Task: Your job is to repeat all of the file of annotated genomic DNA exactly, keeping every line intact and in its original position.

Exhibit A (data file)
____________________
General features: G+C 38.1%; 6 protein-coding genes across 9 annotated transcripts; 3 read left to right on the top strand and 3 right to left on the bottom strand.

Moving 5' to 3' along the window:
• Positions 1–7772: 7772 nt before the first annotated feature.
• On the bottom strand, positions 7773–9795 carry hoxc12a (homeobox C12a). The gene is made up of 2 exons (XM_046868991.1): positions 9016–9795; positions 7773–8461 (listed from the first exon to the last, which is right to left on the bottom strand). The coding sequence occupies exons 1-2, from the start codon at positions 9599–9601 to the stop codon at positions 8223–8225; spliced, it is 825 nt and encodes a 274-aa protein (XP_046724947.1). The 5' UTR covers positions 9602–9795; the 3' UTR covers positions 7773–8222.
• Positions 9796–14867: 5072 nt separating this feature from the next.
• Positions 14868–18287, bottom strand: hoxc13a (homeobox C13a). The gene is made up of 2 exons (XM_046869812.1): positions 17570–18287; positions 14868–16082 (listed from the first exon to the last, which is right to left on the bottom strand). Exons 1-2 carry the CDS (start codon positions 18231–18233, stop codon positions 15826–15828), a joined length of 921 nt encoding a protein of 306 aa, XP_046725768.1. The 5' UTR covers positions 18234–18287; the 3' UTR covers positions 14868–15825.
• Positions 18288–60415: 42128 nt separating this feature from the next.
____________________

General features: G+C 38.1%; 6 protein-coding genes across 9 annotated transcripts; 3 read left to right on the top strand and 3 right to left on the bottom strand.

Moving 5' to 3' along the window:
• Positions 1–7772: 7772 nt before the first annotated feature.
• On the bottom strand, positions 7773–9795 carry hoxc12a (homeobox C12a). The gene is made up of 2 exons (XM_046868991.1): positions 9016–9795; positions 7773–8461 (listed from the first exon to the last, which is right to left on the bottom strand). The coding sequence occupies exons 1-2, from the start codon at positions 9599–9601 to the stop codon at positions 8223–8225; spliced, it is 825 nt and encodes a 274-aa protein (XP_046724947.1). The 5' UTR covers positions 9602–9795; the 3' UTR covers positions 7773–8222.
• Positions 9796–14867: 5072 nt separating this feature from the next.
• Positions 14868–18287, bottom strand: hoxc13a (homeobox C13a). The gene is made up of 2 exons (XM_046869812.1): positions 17570–18287; positions 14868–16082 (listed from the first exon to the last, which is right to left on the bottom strand). Exons 1-2 carry the CDS (start codon positions 18231–18233, stop codon positions 15826–15828), a joined length of 921 nt encoding a protein of 306 aa, XP_046725768.1. The 5' UTR covers positions 18234–18287; the 3' UTR covers positions 14868–15825.
• Positions 18288–60415: 42128 nt separating this feature from the next.